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Is Nifedipine An Effective Treatment For Patients with High Altitude Pulmonary Edema?

Discussion in 'Emergency Medicine' started by neo_star, Jan 12, 2013.

  1. neo_star

    neo_star Moderator

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    Is Nifedipine An Effective Treatment For Patients with High Altitude Pulmonary Edema?

    Tiffany Dawson
    University of San Francisco, California
    Aidan McGuinness
    CETH, California Academy of Sciences, San Francisco
    Matthew R. Lewin
    Director, Center for Exploration and Travel Health, California Academy of Sciences, San Francisco


    Introduction:


    High Altitude Pulmonary Edema (HAPE) is a form of rapid-onset noncardiogenic pulmonary edema that can develop in those susceptible as well as those not susceptible[SUP]2[/SUP] within the first days of rapid ascent to high elevations (typically above 3000 m). Nifedipine has been used in wilderness medicine prophylactically to prevent the onset of HAPE and in many cases as a method of treatment after onset of the symptoms. In one study of vasodilators on pulmonary hemodynamics in HAPE, all vasodilators were found to improve gas exchange, suggesting a link between edema formation and pulmonary vasoconstriction.[SUP]3 [/SUP]Although Nifedipine is currently the only well-studied drug in the treatment of HAPE, studies involving a large series of HAPE patients are limited[SUP]1[/SUP], and thus, its effectiveness has yet to be conclusively determined.

    In one single randomized, placebo-controlled study, 60 mg of sustained release Nifedipine administered daily was found to be effective in the prevention of HAPE, and the American College of Chest Physicians awarded it a grade of 1A[SUP]4[/SUP], implying that the medicine is strongly recommended based on quality evidence and that its “benefits clearly outweigh risks and burdens.”[SUP]2 [/SUP]However, the study at hand aimed to evaluate the efficacy of this drug as a treatment rather than a prophylactic, and did so by designing a prospective trial in which 110 patients diagnosed with HAPE were admitted and treated over a period of three years in a hospital in India.


    Methods:


    The primary risk factor for the development of HAPE was identified as improper acclimatization, but other risk factors included cold exposure, severe exercise, and respiratory infection. In all 110 subjects, researchers observed and documented the following variables: dyspnea, cough, chest pain, cyanosis, pulse rate, blood pressure, respiratory rate, crepitation, radiographic evidence, electrocardiogram, SpO[SUB]2[/SUB] at hospital admission, SpO[SUB]2[/SUB] normalization time, total leukocyte count, and total hospital stay. All patients were treated with reduction of altitude, supplemental oxygen, bed rest, and either oral Nifedipine (30 mg sustained release tablet twice daily) or placebo was administered to alternating patients.


    Results:


    All patients recovered fully within an average of 4.01 days after admission. No difference in rate of recovery was observed between patients who received the drug and patients who received the placebo. However, the question of whether or not administration of Nifedipine expedites the resolution of HAPE when used concurrently with oxygen support and descent remains unclear. Future research should involve comparing the effectiveness of oxygen and Nifedipine individually[SUP]1[/SUP].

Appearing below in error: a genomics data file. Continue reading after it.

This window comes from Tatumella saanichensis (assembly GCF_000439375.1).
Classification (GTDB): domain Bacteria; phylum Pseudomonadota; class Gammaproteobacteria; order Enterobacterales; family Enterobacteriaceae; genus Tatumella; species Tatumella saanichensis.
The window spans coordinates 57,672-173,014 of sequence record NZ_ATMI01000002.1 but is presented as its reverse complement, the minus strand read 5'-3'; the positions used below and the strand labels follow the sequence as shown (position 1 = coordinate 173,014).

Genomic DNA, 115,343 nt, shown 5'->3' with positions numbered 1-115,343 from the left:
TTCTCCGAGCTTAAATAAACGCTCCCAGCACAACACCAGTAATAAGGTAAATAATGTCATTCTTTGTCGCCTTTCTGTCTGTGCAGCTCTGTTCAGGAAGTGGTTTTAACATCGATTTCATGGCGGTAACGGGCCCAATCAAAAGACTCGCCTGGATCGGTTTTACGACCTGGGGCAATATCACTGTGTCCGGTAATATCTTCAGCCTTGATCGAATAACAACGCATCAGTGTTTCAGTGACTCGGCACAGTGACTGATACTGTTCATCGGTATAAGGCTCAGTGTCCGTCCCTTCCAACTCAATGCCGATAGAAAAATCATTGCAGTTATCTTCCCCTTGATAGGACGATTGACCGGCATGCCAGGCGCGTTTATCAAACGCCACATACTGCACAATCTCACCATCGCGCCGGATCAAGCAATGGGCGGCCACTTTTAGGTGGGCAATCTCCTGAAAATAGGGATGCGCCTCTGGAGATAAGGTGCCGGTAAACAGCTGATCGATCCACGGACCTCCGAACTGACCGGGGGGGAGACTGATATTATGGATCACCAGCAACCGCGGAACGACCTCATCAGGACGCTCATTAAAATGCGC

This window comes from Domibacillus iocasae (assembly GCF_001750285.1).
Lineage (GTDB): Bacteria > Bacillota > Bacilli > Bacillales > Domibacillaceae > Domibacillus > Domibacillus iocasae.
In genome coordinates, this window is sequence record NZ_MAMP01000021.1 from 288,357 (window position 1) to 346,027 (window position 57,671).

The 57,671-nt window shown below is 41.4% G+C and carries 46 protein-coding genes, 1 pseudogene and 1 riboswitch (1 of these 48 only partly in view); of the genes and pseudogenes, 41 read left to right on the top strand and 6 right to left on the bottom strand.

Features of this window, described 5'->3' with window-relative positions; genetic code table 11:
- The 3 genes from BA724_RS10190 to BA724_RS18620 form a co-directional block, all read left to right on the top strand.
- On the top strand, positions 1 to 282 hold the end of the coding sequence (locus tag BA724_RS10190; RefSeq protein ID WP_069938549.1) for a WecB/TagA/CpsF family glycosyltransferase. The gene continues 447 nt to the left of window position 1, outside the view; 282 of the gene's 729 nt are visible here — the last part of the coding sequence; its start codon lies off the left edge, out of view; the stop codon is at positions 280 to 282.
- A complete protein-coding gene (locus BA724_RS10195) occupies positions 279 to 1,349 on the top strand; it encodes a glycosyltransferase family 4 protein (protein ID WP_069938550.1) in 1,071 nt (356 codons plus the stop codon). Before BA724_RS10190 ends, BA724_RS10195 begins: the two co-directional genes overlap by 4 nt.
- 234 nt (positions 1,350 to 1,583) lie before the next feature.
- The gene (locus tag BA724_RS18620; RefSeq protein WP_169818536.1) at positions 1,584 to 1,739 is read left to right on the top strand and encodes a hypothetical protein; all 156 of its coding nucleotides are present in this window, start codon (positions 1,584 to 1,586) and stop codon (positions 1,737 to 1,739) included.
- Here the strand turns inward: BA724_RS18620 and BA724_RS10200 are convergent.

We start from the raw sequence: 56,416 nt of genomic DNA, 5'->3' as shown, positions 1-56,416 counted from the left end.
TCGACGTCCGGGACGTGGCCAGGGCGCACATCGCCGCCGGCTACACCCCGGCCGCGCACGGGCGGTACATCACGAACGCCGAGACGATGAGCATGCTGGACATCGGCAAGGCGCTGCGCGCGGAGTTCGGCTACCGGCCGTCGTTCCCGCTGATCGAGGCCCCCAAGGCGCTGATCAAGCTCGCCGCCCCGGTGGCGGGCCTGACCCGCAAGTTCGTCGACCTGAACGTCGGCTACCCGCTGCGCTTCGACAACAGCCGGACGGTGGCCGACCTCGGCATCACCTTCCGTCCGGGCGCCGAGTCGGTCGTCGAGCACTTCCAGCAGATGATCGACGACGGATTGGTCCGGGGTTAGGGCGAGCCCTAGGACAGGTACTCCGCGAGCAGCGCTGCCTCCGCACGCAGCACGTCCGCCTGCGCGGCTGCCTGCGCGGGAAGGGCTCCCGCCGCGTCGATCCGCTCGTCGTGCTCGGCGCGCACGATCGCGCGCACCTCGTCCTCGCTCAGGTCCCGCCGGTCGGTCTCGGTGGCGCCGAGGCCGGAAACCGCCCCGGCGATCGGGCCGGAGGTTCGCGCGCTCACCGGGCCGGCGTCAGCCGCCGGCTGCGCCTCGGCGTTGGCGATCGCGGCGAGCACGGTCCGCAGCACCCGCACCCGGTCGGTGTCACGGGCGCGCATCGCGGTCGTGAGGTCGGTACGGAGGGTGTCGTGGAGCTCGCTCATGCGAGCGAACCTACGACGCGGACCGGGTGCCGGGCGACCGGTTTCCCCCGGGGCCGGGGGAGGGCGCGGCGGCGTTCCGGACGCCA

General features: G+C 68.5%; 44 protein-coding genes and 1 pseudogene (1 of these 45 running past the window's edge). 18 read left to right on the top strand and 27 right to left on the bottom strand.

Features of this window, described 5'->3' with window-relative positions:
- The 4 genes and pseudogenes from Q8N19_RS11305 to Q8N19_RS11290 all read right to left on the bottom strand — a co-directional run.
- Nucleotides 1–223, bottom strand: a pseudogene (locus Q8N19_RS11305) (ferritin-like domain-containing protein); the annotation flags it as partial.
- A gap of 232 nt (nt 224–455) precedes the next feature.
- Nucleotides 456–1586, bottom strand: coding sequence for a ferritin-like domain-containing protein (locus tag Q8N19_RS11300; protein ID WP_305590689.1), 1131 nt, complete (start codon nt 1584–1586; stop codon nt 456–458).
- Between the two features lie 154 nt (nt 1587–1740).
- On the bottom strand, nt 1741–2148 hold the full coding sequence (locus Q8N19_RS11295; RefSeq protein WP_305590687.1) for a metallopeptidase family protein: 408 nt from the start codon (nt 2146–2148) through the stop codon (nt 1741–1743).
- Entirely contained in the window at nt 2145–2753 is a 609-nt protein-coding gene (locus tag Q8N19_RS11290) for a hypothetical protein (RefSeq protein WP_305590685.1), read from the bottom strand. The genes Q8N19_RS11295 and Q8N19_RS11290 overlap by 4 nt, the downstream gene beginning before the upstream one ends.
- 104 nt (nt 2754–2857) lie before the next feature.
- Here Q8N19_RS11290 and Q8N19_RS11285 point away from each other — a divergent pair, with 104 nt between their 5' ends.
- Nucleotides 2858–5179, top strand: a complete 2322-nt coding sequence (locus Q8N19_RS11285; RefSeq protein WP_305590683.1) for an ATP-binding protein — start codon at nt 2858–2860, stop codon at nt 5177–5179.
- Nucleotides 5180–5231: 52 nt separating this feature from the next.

Emergency Medicine Perspective:


    Nifedipine has proved to be effective in the prevention of HAPE and remains a viable treatment option in the case that descent is not feasible and supplemental oxygen is unavailable. In the study of six patients with HAPE, not treated with descent, supplemental oxygen, or bed rest, Nifedipine was administered and resulted in clinical improvement, better oxygenation, reduction of alveolar arterial oxygen gradient and pulmonary artery pressure, and progressive clearing of alveolar edema[SUP]5[/SUP]. However, Nifedipine proved no more efficacious when used in conjunction with descent, bed rest, and supplemental oxygen, in the resolution of HAPE. Nifedipine offers a potential emergency treatment for HAPE when descent is impossible and oxygen is unavailable.



    [TABLE]
    [TR]
    [TD="class: contentReference"] References[/TD]
    [/TR]
    [TR]
    [TD="class: contentBody"]1. Deshwal R, Iqbal M, Basnet S. Nifedipine for the Treatment of High Altitude Pulmonary Edema. Wilderness and Environmental Medicine. 2012;23:7-10. [PMID: 22441082][/TD]
    [/TR]
    [TR]
    [TD="class: contentBody"]2. Bartsch P, Maggiorini M, Ritter M, et al. Prevention of High-Altitude Pulmonary Edema by Nifedipine. N Engl J Med. 1991;325:1284-1289. [PMID: 1922223][/TD]
    [/TR]
    [TR]
    [TD="class: contentBody"]3. Hackett PH, Roach RC, Hartig GS, et al. The Effect of Vasodilators on Pulmonary Hemodynamics in High Altitude Pulmonary Edema: a Comparison. Int J Sports Med. 1992;13(suppl 1 S68-S71. [PMID: 1483798][/TD]
    [/TR]
    [TR]
    [TD="class: contentBody"]4. Luks A, McIntosh S, Grissom C, et al. Wilderness Medical Society Consensus Guidelines for the Prevention and Treatment of Acute Altitude Illness. Wilderness and Environmental Medicine. 2010;21:146-155. [PMID: 20591379][/TD]
    [/TR]
    [TR]
    [TD="class: contentBody"]5. Oelz O, Maggiorini M, Ritter M, et al. Nifedipine for High Altitude Pulmonary Edema. Lancet. 1989 Nov 25;2(8674 1241-4. [PMID: 1671918][/TD]
    [/TR]
    [/TABLE]
     

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    Last edited: Jan 12, 2013

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